I go in to school about an hour early each day and stay for about an hour after school each day. I use this time to make sure that I have all materials needed for each day laid out and within arm's reach. First graders are not very independent for long so there isn't much time during the day to get extras done. Also, the longer they need to wait for you to get organized, the more likely behavior problems erupt. I have ten literacy centers each week so I usually stay longer on Fridays or go in over the weekend to make sure my centers and plans are ready to go each Monday.
The basic aim of staying a little more and coming before the predefined time is what actually helps me in the longer run. By the time the students reach the classroom, everything is organized and on its place. This helps in saving a lot of time, and I am more focused on students, rather than looking for the stuff.
One more strategy that I adopt in order to mange time more effectively is that whenever I ask the students to take out the books or copies for the class, I usually take rounds throughout the class. This helps me in speeding up the process, and makes the students more focused on what they are actually supposed to do, rather than wasting time roaming in class or talking to each other. One other method of managing time is that I maintain a daily lesson plan diary for myself.
The reason for that diary is that I can keep track of the activities that were left due to shortage of time, and whenever I am free from a particular lesson earlier than the estimated time, I make use of that time by compensating the previous left out activities or lesson.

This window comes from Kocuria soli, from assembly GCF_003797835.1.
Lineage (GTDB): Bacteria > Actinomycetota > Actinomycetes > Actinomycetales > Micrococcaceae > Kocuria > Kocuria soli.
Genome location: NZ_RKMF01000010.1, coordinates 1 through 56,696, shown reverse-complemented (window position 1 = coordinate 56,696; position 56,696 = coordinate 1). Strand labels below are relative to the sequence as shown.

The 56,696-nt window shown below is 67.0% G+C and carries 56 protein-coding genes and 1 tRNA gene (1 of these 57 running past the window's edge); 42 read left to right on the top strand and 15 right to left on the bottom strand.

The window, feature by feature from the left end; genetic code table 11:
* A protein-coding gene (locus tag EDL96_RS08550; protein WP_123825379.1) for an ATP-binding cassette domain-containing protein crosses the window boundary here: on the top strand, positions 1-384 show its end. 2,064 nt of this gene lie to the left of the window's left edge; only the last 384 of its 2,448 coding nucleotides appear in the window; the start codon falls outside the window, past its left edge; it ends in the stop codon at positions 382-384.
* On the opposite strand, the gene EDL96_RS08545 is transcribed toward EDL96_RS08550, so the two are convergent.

Climate of classroom
I work very hard at establishing a positive climate in my classroom. In our district, first grade is the child's first experience at being away from home for a full day. I think it's extremely important that they feel loved and secure. I try to make a personal connection with each of them on some level. I live in the area and have children in the district so many of the children know or see me outside of school. I think it helps that they know something about me as a person and my outside life. As mentioned, I start each day with a personal greeting and try to end each day the same way. During the day, I spend much time modeling correct behavior and teaching how to problem solve. My class spends a lot of time getting to know each other to establish a sense of community. We do getting to know you activities and often work in pairs and groups that are changed often. I think that I could improve on sharing control. I tend to expect the children to follow my rules which can lead to power struggles with some children. I need to learn that giving certain children choices doesn't necessarily mean they are in control. I need to practice structured choices that they discussed in the book.
One of the most important things that I have learned for chapter # 5 is that not responding to the negative behaviors by the student all the time. After the…[continue]